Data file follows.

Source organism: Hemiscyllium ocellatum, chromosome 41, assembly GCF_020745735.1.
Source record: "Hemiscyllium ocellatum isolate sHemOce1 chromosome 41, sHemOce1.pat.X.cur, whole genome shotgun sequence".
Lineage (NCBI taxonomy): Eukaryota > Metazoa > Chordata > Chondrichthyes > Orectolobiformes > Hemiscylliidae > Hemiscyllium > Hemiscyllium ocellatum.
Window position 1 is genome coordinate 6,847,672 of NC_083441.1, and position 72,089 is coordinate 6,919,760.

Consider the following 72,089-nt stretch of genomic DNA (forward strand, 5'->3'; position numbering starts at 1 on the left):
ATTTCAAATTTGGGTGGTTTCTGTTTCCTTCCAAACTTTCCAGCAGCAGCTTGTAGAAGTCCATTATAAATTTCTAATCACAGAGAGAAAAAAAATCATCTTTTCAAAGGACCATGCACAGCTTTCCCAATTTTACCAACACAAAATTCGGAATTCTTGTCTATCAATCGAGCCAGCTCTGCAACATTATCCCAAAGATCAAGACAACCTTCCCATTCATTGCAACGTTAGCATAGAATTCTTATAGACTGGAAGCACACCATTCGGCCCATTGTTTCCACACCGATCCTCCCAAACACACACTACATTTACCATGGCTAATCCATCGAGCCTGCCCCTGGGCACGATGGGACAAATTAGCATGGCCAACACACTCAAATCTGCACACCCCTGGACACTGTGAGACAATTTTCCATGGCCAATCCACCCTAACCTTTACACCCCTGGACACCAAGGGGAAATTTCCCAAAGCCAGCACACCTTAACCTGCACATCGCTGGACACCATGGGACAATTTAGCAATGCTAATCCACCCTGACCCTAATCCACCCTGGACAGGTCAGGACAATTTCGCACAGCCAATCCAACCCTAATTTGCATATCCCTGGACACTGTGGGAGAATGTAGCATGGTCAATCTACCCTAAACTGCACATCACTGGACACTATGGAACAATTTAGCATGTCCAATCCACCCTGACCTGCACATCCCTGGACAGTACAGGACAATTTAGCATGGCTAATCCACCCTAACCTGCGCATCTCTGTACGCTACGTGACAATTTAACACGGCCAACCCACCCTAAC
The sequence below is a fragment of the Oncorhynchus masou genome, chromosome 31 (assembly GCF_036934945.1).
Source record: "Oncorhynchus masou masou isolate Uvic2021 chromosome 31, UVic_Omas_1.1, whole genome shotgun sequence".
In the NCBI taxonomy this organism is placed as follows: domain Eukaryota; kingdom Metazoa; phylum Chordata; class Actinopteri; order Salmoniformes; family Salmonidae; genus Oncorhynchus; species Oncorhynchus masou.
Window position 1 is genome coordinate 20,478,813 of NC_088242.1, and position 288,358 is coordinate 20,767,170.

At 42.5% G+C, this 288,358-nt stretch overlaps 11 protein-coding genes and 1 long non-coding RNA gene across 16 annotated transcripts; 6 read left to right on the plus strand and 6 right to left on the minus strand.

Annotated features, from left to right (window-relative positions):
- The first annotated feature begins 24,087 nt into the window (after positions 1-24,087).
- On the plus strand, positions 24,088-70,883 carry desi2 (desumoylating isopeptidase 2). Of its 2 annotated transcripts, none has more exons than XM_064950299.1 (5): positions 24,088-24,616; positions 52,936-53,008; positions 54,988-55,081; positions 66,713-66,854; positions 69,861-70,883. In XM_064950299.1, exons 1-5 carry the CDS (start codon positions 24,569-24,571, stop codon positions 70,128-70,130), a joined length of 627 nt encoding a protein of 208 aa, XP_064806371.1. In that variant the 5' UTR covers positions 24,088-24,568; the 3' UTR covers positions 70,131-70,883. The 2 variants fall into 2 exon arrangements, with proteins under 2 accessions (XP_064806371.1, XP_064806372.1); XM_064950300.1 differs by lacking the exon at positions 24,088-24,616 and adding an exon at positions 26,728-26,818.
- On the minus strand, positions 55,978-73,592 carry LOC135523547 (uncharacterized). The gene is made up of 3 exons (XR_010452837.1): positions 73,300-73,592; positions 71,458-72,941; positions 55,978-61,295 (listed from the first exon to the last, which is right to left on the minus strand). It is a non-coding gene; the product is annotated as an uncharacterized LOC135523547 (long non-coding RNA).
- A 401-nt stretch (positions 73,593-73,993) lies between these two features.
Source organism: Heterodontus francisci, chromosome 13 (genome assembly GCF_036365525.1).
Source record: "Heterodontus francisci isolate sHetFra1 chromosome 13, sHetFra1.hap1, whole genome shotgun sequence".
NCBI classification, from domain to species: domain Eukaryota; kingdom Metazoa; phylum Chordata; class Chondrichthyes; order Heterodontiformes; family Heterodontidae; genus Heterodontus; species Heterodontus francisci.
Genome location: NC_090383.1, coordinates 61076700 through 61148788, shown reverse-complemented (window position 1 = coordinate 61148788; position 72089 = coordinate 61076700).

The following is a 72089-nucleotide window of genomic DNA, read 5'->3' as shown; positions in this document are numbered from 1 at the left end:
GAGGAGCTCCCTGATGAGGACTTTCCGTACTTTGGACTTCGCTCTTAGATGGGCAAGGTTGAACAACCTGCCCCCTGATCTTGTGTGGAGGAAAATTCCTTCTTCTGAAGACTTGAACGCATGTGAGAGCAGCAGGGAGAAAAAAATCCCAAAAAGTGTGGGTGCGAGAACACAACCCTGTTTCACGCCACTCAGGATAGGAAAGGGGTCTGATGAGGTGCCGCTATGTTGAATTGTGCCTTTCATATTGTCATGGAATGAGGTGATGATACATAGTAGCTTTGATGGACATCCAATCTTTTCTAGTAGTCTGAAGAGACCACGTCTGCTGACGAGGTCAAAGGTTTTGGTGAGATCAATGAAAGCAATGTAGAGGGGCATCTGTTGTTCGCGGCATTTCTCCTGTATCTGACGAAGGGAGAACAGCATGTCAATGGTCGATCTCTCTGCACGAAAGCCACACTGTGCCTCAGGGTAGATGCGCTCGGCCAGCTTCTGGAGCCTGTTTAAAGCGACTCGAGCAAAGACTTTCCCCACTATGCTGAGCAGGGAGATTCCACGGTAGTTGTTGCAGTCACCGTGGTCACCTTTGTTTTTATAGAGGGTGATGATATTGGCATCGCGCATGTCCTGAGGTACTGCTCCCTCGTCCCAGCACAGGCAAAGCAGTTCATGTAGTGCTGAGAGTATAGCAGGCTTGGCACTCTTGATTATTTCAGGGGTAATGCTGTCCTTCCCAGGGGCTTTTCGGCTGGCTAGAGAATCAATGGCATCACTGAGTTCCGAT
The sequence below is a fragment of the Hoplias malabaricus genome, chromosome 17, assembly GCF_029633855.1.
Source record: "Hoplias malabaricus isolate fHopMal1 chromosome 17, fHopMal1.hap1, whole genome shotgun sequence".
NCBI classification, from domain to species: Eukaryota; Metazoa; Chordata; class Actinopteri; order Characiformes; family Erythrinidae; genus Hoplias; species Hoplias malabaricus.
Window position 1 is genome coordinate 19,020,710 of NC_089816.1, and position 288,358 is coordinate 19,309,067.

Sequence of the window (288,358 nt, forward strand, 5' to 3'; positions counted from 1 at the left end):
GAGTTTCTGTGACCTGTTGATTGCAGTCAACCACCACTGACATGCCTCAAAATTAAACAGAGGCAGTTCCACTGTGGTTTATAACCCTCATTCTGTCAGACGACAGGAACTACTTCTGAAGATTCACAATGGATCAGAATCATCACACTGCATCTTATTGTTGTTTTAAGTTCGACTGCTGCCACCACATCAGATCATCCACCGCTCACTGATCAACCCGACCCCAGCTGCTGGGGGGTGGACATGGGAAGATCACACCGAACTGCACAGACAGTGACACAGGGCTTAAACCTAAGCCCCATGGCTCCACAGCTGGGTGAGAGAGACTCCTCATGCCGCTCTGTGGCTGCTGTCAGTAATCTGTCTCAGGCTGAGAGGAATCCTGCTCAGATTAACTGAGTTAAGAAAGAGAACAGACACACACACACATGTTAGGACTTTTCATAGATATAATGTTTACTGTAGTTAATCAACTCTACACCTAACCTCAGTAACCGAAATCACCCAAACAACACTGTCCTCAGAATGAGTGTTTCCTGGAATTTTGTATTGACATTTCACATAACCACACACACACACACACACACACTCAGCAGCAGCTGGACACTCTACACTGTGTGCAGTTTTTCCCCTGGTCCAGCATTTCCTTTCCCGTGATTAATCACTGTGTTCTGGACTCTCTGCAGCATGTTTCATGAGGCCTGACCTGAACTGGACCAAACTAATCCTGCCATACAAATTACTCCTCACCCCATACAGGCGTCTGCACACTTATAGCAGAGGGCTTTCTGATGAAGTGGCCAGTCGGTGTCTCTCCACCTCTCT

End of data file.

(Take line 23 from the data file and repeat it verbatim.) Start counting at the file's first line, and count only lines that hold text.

The sequence below is a fragment of the Hoplias malabaricus genome, chromosome 17, assembly GCF_029633855.1.